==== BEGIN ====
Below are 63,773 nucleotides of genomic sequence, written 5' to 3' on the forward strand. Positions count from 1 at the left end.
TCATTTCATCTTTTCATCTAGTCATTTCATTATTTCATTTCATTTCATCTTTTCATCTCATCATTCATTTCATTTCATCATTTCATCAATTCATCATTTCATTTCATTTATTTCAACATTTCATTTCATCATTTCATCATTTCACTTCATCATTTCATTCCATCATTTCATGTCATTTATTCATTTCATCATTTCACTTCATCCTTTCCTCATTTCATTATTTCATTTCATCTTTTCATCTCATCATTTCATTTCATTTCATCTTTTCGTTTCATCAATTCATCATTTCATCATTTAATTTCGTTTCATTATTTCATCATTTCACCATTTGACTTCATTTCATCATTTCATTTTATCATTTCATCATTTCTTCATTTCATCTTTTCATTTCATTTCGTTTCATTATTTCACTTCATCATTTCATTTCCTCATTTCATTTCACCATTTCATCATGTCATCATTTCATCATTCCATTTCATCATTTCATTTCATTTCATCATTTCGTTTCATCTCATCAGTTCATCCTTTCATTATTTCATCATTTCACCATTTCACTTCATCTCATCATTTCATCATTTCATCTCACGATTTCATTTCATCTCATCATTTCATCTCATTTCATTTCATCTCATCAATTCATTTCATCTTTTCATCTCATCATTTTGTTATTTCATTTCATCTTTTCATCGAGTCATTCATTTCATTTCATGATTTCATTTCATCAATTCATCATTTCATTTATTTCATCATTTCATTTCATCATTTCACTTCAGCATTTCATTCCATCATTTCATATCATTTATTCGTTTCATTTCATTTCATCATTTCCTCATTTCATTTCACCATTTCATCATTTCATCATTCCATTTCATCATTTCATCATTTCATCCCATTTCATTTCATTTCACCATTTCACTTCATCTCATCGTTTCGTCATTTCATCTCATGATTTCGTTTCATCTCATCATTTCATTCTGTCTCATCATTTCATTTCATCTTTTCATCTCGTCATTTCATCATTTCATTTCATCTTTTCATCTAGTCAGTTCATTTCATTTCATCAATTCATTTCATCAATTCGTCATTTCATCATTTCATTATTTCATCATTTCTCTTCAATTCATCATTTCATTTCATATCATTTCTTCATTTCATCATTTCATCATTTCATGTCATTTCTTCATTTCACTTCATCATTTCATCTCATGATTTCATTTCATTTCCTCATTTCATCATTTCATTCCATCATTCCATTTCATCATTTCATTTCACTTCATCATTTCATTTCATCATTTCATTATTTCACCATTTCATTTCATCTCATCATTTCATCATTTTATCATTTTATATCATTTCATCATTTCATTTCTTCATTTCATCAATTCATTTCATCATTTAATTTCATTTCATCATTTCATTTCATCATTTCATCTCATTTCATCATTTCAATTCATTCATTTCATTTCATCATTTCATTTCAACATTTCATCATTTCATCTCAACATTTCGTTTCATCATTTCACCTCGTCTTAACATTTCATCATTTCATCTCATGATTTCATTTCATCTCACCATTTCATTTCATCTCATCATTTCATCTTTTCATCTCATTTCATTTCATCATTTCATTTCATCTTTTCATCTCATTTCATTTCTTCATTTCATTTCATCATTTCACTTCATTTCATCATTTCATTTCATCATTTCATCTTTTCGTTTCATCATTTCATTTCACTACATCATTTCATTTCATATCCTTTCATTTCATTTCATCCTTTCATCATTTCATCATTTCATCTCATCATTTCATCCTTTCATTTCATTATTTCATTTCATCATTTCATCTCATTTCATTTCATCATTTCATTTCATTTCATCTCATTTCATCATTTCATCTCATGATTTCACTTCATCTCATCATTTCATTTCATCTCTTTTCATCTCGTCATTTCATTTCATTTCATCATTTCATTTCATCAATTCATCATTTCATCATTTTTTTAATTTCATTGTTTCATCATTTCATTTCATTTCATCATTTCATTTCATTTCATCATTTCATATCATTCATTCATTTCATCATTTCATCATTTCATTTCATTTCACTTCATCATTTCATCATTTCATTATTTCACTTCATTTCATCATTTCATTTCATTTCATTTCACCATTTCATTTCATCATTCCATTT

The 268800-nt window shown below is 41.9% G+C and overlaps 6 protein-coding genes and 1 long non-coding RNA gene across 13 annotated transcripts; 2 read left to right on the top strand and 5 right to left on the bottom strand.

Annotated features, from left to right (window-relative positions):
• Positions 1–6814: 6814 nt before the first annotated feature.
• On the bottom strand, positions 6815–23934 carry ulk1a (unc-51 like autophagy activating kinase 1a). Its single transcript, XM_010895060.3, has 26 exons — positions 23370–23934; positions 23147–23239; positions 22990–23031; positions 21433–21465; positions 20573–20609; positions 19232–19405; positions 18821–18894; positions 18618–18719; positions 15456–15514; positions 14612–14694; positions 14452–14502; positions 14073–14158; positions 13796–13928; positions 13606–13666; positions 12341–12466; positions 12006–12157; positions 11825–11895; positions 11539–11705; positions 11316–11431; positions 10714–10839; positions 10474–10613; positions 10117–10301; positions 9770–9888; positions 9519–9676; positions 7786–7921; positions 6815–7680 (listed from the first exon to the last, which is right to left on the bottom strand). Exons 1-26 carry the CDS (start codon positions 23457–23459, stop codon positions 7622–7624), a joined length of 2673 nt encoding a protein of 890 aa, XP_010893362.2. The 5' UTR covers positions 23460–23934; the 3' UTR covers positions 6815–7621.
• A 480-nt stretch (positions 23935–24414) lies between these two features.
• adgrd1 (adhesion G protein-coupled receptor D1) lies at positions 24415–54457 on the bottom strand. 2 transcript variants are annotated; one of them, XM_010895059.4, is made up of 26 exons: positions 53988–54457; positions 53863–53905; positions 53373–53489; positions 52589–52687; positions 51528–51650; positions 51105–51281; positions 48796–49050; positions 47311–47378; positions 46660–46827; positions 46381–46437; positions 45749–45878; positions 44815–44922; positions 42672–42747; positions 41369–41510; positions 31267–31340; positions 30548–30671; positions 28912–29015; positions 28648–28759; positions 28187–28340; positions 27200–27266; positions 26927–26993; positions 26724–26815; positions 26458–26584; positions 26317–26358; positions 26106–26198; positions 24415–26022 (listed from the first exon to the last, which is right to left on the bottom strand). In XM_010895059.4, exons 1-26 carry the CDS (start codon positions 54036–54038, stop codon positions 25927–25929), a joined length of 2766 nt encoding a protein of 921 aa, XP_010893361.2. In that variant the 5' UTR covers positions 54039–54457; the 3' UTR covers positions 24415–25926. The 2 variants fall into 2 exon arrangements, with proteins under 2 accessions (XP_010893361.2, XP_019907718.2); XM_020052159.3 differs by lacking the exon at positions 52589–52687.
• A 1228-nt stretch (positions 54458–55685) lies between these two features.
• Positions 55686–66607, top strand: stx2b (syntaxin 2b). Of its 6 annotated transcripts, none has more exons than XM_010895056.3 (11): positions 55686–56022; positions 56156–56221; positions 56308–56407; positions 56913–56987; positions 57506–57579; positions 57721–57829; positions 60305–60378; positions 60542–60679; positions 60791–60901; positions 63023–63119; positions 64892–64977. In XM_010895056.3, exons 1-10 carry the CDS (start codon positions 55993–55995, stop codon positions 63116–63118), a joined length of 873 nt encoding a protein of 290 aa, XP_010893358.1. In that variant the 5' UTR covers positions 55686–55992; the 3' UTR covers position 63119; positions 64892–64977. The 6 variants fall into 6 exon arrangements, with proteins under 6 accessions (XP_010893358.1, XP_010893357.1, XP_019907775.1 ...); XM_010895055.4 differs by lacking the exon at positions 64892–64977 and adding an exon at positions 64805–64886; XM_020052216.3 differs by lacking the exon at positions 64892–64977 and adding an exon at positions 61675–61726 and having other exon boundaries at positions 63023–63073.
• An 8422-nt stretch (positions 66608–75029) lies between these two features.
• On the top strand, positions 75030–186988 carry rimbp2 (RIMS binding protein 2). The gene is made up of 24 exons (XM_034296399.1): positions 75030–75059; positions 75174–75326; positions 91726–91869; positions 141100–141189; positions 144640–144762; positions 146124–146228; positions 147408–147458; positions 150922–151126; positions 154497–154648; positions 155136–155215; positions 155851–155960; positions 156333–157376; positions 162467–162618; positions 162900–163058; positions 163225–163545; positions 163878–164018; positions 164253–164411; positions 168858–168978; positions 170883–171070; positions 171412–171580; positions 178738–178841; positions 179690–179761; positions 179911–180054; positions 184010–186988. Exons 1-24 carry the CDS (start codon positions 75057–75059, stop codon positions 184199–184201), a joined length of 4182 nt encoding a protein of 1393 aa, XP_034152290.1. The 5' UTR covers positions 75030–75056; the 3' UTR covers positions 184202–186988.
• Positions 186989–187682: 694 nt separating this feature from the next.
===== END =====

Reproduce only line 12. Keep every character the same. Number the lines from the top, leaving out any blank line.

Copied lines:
• On the top strand, positions 75030–186988 carry rimbp2 (RIMS binding protein 2). The gene is made up of 24 exons (XM_034296399.1): positions 75030–75059; positions 75174–75326; positions 91726–91869; positions 141100–141189; positions 144640–144762; positions 146124–146228; positions 147408–147458; positions 150922–151126; positions 154497–154648; positions 155136–155215; positions 155851–155960; positions 156333–157376; positions 162467–162618; positions 162900–163058; positions 163225–163545; positions 163878–164018; positions 164253–164411; positions 168858–168978; positions 170883–171070; positions 171412–171580; positions 178738–178841; positions 179690–179761; positions 179911–180054; positions 184010–186988. Exons 1-24 carry the CDS (start codon positions 75057–75059, stop codon positions 184199–184201), a joined length of 4182 nt encoding a protein of 1393 aa, XP_034152290.1. The 5' UTR covers positions 75030–75056; the 3' UTR covers positions 184202–186988.